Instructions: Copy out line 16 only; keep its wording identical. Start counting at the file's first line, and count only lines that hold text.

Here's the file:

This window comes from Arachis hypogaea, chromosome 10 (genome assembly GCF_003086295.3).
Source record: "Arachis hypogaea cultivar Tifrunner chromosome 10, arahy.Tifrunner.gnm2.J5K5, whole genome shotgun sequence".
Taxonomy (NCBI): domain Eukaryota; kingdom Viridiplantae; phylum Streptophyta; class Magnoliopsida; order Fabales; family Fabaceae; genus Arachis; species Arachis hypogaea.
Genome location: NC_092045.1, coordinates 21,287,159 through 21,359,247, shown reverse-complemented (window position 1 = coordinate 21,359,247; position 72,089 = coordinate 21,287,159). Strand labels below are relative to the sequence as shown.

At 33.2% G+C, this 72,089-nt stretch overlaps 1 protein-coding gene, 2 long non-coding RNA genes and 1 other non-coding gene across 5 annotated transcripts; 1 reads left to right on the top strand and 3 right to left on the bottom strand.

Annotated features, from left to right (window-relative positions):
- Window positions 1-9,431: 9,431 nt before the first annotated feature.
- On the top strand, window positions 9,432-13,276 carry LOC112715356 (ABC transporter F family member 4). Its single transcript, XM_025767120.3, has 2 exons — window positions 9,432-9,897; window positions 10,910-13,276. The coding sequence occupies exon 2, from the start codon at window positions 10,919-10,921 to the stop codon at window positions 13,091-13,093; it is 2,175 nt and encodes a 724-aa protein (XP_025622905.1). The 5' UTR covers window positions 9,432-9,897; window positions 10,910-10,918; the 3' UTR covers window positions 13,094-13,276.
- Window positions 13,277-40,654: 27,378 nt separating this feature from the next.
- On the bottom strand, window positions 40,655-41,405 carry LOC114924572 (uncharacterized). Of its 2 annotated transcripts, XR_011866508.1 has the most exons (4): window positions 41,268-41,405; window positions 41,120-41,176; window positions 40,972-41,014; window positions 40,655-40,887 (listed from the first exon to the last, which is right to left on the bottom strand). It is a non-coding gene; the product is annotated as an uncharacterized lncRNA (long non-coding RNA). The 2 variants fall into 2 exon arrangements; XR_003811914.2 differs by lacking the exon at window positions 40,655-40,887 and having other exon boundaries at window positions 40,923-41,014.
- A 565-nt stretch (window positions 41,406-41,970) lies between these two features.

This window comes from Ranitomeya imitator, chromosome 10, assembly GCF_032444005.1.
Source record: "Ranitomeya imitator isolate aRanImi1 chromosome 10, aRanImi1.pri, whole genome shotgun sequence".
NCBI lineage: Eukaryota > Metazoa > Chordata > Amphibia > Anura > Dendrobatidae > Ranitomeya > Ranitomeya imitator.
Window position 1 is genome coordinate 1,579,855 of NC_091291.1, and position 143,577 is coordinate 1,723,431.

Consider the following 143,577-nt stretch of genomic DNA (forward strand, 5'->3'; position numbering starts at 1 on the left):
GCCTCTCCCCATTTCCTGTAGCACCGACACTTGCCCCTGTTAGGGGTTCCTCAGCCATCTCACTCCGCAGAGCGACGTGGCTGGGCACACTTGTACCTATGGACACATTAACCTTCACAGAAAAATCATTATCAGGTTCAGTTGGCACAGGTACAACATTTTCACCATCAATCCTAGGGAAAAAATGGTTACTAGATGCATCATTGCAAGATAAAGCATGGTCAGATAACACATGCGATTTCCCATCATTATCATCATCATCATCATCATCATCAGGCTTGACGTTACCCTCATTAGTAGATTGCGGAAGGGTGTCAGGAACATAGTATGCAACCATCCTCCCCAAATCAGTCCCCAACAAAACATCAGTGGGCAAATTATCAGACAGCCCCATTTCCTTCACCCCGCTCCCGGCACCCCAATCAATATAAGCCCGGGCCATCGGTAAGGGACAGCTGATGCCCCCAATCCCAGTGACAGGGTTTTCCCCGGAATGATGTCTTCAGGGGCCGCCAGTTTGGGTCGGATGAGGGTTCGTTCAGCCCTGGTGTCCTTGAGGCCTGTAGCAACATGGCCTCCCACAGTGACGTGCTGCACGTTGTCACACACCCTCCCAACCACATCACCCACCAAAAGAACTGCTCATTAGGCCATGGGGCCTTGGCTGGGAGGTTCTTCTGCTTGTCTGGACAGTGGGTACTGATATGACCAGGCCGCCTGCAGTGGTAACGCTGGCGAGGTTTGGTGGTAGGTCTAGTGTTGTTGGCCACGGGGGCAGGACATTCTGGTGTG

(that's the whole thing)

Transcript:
Consider the following 143,577-nt stretch of genomic DNA (forward strand, 5'->3'; position numbering starts at 1 on the left):